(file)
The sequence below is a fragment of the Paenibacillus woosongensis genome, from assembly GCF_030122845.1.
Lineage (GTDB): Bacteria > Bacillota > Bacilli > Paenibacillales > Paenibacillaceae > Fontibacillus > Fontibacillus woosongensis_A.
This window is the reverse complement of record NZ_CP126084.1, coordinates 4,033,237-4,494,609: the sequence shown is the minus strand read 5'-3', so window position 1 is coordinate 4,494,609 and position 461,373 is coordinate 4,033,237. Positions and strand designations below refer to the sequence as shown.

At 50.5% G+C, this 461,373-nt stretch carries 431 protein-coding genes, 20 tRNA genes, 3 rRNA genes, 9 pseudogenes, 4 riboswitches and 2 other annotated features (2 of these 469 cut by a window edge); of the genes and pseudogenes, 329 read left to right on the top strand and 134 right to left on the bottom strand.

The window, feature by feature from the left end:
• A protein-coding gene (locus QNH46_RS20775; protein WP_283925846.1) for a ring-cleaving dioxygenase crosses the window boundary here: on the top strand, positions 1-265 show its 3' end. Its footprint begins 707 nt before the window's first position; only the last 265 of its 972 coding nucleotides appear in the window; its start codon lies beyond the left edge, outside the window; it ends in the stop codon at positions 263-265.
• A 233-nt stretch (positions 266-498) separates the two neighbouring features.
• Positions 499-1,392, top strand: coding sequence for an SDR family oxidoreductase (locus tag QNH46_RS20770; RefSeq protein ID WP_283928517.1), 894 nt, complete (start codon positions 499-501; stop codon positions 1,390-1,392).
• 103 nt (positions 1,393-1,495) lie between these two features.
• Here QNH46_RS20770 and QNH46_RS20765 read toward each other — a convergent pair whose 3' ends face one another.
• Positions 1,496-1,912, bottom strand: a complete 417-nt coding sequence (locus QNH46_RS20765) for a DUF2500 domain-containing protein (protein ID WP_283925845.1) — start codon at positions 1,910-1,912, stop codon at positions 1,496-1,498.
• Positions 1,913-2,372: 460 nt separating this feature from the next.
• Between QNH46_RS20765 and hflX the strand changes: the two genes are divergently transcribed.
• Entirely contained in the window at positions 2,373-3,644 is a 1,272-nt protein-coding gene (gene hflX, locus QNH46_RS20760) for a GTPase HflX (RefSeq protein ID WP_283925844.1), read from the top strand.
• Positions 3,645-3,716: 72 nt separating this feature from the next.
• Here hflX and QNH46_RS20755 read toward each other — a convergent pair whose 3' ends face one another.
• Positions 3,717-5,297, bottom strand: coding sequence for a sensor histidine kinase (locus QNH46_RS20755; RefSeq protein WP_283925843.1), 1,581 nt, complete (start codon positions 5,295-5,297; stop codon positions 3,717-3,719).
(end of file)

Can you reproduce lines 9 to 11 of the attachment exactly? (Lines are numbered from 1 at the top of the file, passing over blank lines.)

• 103 nt (positions 1,393-1,495) lie between these two features.
• Here QNH46_RS20770 and QNH46_RS20765 read toward each other — a convergent pair whose 3' ends face one another.
• Positions 1,496-1,912, bottom strand: a complete 417-nt coding sequence (locus QNH46_RS20765) for a DUF2500 domain-containing protein (protein ID WP_283925845.1) — start codon at positions 1,910-1,912, stop codon at positions 1,496-1,498.